The first journal I ever received that I actually wrote in and completed was given to me after my grandmother died. I was standing in my living room when my aunt approached me, handed me a small paperback book with a white carnation stamped on the front of it, and asked me to write. At the time, I wasn't sure why she was giving me a gift the day after the death of my grandmother, and I wasn't entirely sure what to write about. When I told her so, she pressed it into my hands along with a silver ballpoint pen and told me, "Give all that sadness someplace safe to live, where it can exist without hurting you."
I didn't fully understand the intensity of what she had said at the time but started writing in it that night nevertheless. It wasn't easy to get the first word onto the page. The blue lines running across the white paper reminded me of rivers that I'd never be able to cross. My fingers shook as I held the pen, and I tried to make up excuses so I wouldn't have to write. The further the day went on, the more I saw the journal sitting there out of the corner of my vision. I wanted to write. I just didn't know what to put down on the page.
[bf_image id="9tnvrgp8ck7gg97bjvvg8pnc"] I was a perfectionist from the moment I learned how to spell and hold a pen enough to make it write smoothly. I fretted if the sentences I wrote didn't run straight across the unlined page. I didn't want to write anything that didn't make sense. I wanted every story to have a happy ending, wrapped in a bow and dipped in sunshine. It was important to me that everything I wrote was written for some sort of grand purpose, and anything less than that was unsatisfactory and ended up with my bedroom trash can for a home. Writing in this journal given to me to host all the feelings I had within me after my grandmother passed felt like a Herculean task; one that required every ounce of energy and nothing short of perfection. I quickly found out that no matter what I wrote, I was never satisfied. I was trying to channel authors in books I read for school. I was trying to channel the way my mother would speak after a tragedy; clipped words and ever-positive thinking mixed with realism. I was using fancy words to seem like I knew what I was talking about when in reality, everything seemed lonely and terrifying and I frankly could not even find words to describe the feeling. [bf_image id="rfvq369qmf8vkq5qwtgh72n"]
It was only after I started writing stream-of-consciousness thoughts late at night that I finally felt free of my emotions. Writing flowery language and constant positivity did not help me. The only thing I had succeeded in doing was creating something that did not resemble me at all. I wrote about my sadness and how it felt like I was trapped in a tomb. I wrote about how I had expected the day she died to be rainy and cold, but it had been the third day of my spring break and it was sunny and the best weather we had gotten all week. I wrote about everything and nothing, and by the time I was done my handwriting had turned into unrecognizable scribbles that ran all over the page, there were eraser smudges and spelling mistakes. But the sadness had a new home, and looking down at the mess before me, for once, did not make me want to tear the page out. In fact, I just wanted to read it over and over again like a mantra, and continue the next day.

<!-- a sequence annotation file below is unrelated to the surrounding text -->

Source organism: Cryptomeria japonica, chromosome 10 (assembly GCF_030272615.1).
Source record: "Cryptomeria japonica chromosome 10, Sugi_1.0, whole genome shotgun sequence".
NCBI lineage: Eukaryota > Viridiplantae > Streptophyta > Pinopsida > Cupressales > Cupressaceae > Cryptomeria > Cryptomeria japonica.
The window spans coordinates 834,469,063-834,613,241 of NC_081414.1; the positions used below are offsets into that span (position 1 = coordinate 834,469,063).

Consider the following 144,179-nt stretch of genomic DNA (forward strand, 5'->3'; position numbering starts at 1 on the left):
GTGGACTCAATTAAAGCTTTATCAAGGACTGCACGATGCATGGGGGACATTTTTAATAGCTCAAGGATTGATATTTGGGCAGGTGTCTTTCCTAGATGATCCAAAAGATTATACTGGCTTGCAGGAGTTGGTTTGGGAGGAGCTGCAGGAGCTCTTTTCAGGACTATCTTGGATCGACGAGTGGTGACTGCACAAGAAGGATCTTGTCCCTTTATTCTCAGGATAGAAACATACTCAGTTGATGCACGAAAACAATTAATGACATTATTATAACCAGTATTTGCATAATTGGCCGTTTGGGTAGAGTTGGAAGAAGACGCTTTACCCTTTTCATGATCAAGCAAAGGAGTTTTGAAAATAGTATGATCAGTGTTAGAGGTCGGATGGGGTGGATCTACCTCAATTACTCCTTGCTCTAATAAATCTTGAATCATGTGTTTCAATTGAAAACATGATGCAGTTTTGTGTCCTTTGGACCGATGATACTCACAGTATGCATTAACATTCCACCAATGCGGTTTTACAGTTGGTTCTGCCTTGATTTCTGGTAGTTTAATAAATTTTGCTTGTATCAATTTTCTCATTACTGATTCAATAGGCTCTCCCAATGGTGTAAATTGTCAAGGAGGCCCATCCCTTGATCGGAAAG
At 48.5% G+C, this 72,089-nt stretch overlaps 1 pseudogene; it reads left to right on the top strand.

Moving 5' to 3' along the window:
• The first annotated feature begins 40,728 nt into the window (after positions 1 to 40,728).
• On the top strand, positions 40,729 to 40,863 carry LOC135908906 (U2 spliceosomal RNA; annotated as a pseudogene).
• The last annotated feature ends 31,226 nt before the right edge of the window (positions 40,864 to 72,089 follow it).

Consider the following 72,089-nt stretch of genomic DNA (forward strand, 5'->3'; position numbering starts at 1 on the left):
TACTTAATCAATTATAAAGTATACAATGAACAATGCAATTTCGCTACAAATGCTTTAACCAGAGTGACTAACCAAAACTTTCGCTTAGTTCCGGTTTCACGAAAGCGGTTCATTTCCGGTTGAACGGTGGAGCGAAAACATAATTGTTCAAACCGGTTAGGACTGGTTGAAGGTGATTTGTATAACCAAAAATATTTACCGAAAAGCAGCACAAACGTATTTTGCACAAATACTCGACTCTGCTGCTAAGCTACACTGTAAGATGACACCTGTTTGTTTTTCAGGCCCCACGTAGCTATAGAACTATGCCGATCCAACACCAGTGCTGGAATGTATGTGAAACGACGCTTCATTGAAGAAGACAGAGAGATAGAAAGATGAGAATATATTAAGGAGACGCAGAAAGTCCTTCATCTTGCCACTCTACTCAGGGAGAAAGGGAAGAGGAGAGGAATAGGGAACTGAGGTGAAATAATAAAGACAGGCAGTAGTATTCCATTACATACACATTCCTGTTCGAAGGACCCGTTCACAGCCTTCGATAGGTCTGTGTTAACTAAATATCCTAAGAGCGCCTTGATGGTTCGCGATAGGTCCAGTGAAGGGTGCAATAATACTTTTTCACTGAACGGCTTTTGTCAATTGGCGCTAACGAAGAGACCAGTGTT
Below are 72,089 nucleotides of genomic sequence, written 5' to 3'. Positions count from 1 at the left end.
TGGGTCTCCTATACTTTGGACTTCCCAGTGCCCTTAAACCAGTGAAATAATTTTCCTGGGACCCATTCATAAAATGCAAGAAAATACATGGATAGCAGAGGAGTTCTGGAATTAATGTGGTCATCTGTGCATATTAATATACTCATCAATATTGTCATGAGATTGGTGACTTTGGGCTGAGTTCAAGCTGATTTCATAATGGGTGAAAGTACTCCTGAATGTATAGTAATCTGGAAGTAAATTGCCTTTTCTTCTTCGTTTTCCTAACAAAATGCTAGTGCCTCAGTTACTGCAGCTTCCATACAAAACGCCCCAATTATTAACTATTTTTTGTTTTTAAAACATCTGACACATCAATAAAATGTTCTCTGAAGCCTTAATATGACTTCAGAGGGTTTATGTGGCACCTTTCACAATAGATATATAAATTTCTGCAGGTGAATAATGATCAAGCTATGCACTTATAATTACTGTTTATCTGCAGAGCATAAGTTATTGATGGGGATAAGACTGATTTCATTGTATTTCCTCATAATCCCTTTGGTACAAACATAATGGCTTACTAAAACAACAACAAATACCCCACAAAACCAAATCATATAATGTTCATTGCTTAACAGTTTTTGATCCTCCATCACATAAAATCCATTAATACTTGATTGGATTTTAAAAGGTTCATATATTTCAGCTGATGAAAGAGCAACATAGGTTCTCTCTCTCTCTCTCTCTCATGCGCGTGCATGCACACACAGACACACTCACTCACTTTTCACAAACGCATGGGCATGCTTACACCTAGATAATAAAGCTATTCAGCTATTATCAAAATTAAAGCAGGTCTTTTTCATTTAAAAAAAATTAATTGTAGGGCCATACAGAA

And continue I did. By the time that journal ended, it was nowhere near what I as a writer expected it to be. It was far from perfect, but it was raw, genuine, and honest. That's what writing should be all about; honesty. Who the author is should be woven into the words that have been written, because that's the only way you can ensure that the writing came from you. Creativity is a sign of a person placing the essence of them onto the page and allowing it to grow in the most genuine way possible. There is no way to reach absolute satisfaction when you're sitting there wearing a mask, trying to hide your feelings, and strive for spotlessness and perfection.
My favorite things I've written have come from chicken-scratch scribbles late at night, or from words that I've jotted onto a napkin while studying at a cafe with my friends. They almost never come from me sitting down to write and attempting to be a different person just to make my words sound perfect. It can be terrifying to sit before a blank page, look at all that space, and immediately wonder, "How am I going to fill that up with something that makes me proud?"
The best way to do so is through honesty. Write something even though you're terrified of what might come out because it might be your favorite thing that you've ever placed onto a page. Starting it is always the scary part. Once you find your rhythm and lean into it, you'll be producing original, creative work that consistently brings you joy and peace.
My top 3 tips for helping you fall into the rhythm of writing:
1) Writing stream-of-conscious thoughts for about two minutes, timed. Go back and re-read what you wrote, highlight anything that you think is interesting, and then expand on that for another minute.
2) Use a writing prompt if you have absolutely no ideas. You can either make these yourself or go online. Find something you think is interesting, and start writing!
3) Find an emotion that you're feeling and make a list of all the things that are leading to you feeling that way. Expand on it, see what happens.
Life is difficult right now. There are so many feelings bouncing all around us that they barely have anywhere to go. Pick up your pen, look down at your paper, understand that it is okay to feel overwhelmed before beginning, and then start writing anyway. Give all those feelings a home.